Our DIY Septic System Install


One of the things I’ve been asked about the most during our mobile home remodel is, what about the septic system?

That’s a toughie.

This is how we installed our DIY septic system

Gabe has always been fascinated with composting toilets ever since I’ve known him, so I (after much deliberation) conceded that this might be the time to give them a try.

Unfortunately, it turned out to be a lot of work and expense installing composting toilets with enough capacity to serve a family living in the house full time.

I already mentioned this when I wrote about finally moving into our house, but the short story is we sent the composting tank back, and redirected to a traditional septic tank.

With the advice of a family friend who is an experienced and certified septic system installer, we decided that we could DIY the septic system, and save several thousand dollars that way.

First, I have to confess that I’m getting to the point where the acronym “DIY” gives me a panic attack.

Second caveat, this is one way to install a septic tank. I know there are others. Maybe the others are more modern, or more effective. I’ve watched Youtube videos on how to do it, and gotten confused every time.

The bottom line is, we decided to do exactly what out professional friend told us to do, and whether it’s outdated, or considered less ideal, it works, and I consider it a lot less risky than reading instructions on the internet (no offense internet, I really do love you).

That said, it was pretty simple.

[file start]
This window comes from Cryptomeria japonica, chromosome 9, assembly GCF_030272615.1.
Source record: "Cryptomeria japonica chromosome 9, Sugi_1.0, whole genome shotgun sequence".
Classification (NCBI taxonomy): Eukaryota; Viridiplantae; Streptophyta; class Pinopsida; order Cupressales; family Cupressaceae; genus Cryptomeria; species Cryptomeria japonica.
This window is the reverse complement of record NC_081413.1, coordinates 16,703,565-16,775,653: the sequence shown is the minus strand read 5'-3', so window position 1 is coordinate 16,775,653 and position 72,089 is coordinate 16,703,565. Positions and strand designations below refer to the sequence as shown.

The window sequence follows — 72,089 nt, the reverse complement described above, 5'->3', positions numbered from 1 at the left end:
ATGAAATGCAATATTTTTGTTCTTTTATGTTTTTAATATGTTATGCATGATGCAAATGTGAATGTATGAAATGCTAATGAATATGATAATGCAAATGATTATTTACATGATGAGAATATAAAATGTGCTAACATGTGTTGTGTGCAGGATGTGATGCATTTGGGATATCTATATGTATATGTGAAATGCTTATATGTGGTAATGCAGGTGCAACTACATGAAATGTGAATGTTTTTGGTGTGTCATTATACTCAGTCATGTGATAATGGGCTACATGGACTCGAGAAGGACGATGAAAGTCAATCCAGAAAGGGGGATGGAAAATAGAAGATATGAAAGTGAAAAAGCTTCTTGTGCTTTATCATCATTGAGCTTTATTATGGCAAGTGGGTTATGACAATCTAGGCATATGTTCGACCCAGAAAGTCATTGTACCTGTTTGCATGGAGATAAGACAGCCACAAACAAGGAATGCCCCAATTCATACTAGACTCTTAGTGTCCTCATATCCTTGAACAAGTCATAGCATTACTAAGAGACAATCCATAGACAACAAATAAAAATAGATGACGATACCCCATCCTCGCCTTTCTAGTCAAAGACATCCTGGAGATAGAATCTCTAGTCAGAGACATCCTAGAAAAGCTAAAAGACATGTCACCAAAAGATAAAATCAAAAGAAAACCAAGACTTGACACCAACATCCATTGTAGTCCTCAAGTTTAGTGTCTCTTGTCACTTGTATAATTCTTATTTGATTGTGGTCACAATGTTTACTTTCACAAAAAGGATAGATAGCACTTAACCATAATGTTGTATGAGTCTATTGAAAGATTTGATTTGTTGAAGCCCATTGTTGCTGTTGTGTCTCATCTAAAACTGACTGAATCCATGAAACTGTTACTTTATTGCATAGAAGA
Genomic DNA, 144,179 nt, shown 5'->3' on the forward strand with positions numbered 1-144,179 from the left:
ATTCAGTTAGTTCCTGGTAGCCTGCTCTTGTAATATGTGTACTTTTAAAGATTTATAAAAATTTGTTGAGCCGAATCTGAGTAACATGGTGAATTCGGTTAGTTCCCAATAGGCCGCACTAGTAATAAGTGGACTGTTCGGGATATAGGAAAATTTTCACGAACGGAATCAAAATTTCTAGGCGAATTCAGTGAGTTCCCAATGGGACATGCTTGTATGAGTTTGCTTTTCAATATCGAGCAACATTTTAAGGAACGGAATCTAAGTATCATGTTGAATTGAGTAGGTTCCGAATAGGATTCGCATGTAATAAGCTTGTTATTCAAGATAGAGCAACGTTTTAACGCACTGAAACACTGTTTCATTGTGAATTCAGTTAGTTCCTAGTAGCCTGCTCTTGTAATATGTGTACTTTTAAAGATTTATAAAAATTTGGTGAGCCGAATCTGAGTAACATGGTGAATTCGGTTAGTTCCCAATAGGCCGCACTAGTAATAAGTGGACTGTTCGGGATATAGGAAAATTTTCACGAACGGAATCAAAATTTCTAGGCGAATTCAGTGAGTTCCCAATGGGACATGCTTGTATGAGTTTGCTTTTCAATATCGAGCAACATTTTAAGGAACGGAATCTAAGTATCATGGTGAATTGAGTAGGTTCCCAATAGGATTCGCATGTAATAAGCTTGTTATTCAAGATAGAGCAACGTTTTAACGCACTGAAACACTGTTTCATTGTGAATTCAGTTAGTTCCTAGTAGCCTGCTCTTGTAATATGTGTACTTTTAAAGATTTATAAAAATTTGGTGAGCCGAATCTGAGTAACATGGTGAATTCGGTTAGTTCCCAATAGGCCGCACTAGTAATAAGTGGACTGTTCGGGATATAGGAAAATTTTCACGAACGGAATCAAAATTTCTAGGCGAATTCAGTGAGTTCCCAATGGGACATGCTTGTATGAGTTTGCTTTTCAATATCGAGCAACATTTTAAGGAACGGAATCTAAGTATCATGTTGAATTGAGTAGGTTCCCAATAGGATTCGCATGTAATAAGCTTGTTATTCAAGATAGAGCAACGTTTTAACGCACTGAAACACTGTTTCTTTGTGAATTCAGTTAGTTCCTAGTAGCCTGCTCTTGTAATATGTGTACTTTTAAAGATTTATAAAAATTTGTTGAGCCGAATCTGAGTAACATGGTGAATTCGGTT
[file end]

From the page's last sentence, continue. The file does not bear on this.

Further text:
Rent a backhoe to dig a pit.

digging pit with a backhoe

This hole should be large enough to fit the tank, and just deep enough to cover it, but not by much. (We know this, because we dug the hole too deep and had to backfill after the tank was already delivered)

Get a septic tank delivered.

getting a septic tank delivered

new septic tank

Dig two trenches for the drain field.

Fill the bottom of the trenches with gravel

Add perforated pipes, which of course, are attached to the septic tank.

covering septic pipe

Cover trenches with screen and then dirt, and hook the pipes to the septic tank.

connecting septic pipes

Connect pipes from the house into the tank.

connecting septic pipes

Pretty simple, but for some reason, it took forever to coordinate.

We were given the wrong measurements for the hole at first, and ended up having to have the tank company bring their truck back out to lift the tank up so we could back fill a little bit so the tank wouldn’t be too low.

And other than that, it was mostly bad weather stalling us out, and then finding time during those little windows of good weather, when the ground was dry enough to dig.


Putting our own septic tank in turned out to be yet another learning curve in this long remodeling job learning curve, but the whole shebang ended up costing about $1,500 – well worth having flushing toilets in the house!

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  1. How big was the tank you purchased and how much did the tank itself cost? I’m a big DIY’er and I’m not getting close to your 1500 mark. Perforated pvc alone is $79 per 100 foot.

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